On January 8, 2019, the Adelante Executive Committee passed a Resolution Endorsing House Bill 57 which abolishes the ban on voting for persons convicted of a felony. https://adelantecaucus.org/adelante-legislative-resolutions/ Attached are two summaries of the Bill and a Fact Sheet.

The Bill is about restoring the citizenship right to vote to communities most effected by the criminal justice system. The stripping of the right to vote for persons convicted of a felony originated after the 15th Amendment gave African American men the right to vote as a way to legally disenfranchise them. In New Mexico, over 68% of the persons in state prisons are persons of color. Depriving people of the right to vote based on convictions means that certain communities are deprived of the representation they are entitled to by citizenship.

The Bill has passed the Governmental Elections and Indian Affairs without recommendations, meaning that it moves to the next Committee but with a request for amendments. The Bill will next be heard by the Judiciary Committee which will either move it forward or kill it, perhaps as early as this week.

Some Democratic Party legislators are requesting amendments that do not recognize the basic citizenship right to vote of all persons. They are talking about either restoring the right to vote only after having completed the prison sentence or allowing the right to vote only depending on the crime committed.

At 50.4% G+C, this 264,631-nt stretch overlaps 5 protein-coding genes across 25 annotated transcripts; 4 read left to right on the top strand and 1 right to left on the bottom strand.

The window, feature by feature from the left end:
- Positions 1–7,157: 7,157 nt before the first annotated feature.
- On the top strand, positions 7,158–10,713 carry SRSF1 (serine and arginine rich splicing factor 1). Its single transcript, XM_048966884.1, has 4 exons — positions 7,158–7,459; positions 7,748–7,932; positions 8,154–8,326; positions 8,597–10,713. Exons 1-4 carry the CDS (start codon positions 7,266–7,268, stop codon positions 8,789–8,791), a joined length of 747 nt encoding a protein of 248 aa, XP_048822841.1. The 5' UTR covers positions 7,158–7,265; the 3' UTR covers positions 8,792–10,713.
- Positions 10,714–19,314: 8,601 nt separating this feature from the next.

The job of punishment for a crime is that for a judge to impose with consideration of the circumstances. Stripping of the citizen right to vote of every person convicted of a felony through a statute is not a deterrent to crime. The deterrents to crime are sentencing, prison time, probation and parole.

To impose the additional punishment of suspension of voting rights across the board for every felony is not restorative justice for the community nor the person convicted. Suspension of voting rights serves mainly to harm the democratic rights of people of color and poor communities.

Please write or email to legislators on the Judiciary Committee. Their names, telephone numbers and email addresses are attached. If you would like to send a single email to all Democrats and the Republican who might vote for the Bill, then cut and paste this list:

daymon.ely@nmlegis.goveliseo.alcon@nmlegis.govdeborah.armstrong@nmlegis.govchristine.chandler@nmlegis.gov; brian.egolf@nmlegis.gov; dayan.hochman-vigil@nmlegis.gov; matthew.mcqueen@nmlegis.gov; gail@gailchasey.comzachary.cook@nmlegis.gov micaela.cadena@nmlegis.gov; georgene.louis@nmlegis.gov

Finally, Legislator Gail Chasey, the sponsor of HB 57, speaks of how 94% of prisoners get out of prison, and our communities will be safer if those convicted of a crime are engaged in the political process. Please feel free to cut and paste any arguments from this email or from the attachments that suit you.

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